by Dr. Jared Plemon
Every once in a while someone will say “My brother/husband/friend/neighbor wants to come and see you but doesn’t want to have x-rays.” This person will either choose not to see a chiropractor period, or see someone who chooses to see patients without x-rays.
The concern with being exposed to the radiation that goes along with x-ray imaging is understandable. Radiation increases your risk of cancer, right?
It can, but only in the right dose. In fact, did you know that radiation is a naturally occurring phenomenon? It’s true. Radiation is all around us. Smoking cigarettes emits radiation. Humans emit radiation! Yet I haven’t found “huggers” to be more prone to cancer.
The largest source of radiation we are exposed to comes from nature. The average human is exposed to 3,000 microsieverts (a unit that measures radiation) from gases in the soil, cosmic radiation, and sunlight. The exposure increases at higher elevation, as well.
For example, people living in the mountains or spending a lot of time on a plane are exposed to more radiation. One estimate shows that 30 hours of flying is the equivalent of having a chest x-ray. That’s not even a full work week for a typical pilot or flight attendant. That means your average pilot has the equivalent of 6 or more x-rays per month because of naturally occurring radiation. They aren’t dropping like flies from cancer, are they?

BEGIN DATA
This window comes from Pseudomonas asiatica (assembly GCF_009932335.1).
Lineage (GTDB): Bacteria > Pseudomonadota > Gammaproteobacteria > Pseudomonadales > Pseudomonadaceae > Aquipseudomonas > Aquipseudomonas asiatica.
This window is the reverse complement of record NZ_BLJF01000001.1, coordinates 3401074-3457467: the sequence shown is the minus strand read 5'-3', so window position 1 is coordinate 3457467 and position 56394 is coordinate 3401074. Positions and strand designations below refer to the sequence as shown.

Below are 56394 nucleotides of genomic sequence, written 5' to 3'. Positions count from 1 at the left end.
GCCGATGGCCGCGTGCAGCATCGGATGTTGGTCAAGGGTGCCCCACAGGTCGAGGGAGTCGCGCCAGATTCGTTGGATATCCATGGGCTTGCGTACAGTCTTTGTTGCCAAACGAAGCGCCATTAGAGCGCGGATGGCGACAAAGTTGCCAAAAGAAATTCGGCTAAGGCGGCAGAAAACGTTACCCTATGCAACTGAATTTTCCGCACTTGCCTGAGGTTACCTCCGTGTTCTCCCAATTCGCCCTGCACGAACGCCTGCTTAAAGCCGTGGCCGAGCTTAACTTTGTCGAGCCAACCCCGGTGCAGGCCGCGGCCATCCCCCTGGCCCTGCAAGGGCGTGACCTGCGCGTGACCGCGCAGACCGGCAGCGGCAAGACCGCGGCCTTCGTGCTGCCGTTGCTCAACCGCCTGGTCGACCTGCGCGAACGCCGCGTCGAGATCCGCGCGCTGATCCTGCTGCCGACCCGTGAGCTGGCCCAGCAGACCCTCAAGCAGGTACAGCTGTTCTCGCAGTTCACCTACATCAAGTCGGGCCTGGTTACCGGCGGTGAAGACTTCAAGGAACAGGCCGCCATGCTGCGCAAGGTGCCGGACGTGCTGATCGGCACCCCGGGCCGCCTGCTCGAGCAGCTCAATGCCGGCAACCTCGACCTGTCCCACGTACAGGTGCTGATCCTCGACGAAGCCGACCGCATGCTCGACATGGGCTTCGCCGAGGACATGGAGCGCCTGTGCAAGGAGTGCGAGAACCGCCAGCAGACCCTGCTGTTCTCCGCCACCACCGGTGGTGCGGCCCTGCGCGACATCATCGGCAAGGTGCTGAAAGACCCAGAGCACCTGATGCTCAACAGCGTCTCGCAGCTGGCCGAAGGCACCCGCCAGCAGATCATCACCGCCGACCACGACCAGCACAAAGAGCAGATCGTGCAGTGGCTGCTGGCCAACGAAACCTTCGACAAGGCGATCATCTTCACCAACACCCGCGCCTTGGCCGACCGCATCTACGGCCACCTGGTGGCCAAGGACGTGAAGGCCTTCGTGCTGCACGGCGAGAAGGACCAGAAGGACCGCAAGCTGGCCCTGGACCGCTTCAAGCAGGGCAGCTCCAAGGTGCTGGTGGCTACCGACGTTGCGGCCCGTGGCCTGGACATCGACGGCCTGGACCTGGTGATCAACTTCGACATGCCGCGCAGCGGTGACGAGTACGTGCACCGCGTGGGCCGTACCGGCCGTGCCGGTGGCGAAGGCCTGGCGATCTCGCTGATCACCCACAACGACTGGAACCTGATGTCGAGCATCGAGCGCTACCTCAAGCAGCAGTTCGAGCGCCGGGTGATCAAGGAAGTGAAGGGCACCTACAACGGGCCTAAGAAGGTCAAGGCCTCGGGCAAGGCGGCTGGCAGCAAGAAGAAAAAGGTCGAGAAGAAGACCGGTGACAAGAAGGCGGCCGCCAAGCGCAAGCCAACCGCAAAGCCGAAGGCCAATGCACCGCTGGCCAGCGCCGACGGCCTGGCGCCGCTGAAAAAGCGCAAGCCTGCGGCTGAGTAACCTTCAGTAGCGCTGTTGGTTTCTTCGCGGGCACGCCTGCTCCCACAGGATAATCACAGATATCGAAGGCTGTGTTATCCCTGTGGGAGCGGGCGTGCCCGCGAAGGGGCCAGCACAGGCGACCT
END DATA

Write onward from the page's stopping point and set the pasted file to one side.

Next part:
Besides, when it comes back to diagnostic x-ray, the type of imaging is very important. The imaging we use in the chiropractic profession is called plain film imagining, which uses a much lower dose of radiation versus computed topography (CT or CAT scans). One CT scan of the abdomen has the same dose of radiation as having over 100 standard x-rays! So you could have two x-rays per week in our office for an entire year and that wouldn’t even equal one CAT scan.
The benefits of having x-rays in most cases outweigh the risks, especially when you consider what can happen when your chiropractor (or osteopath or physical therapist) tries moving around your spinal bones while flying blind.
Case in point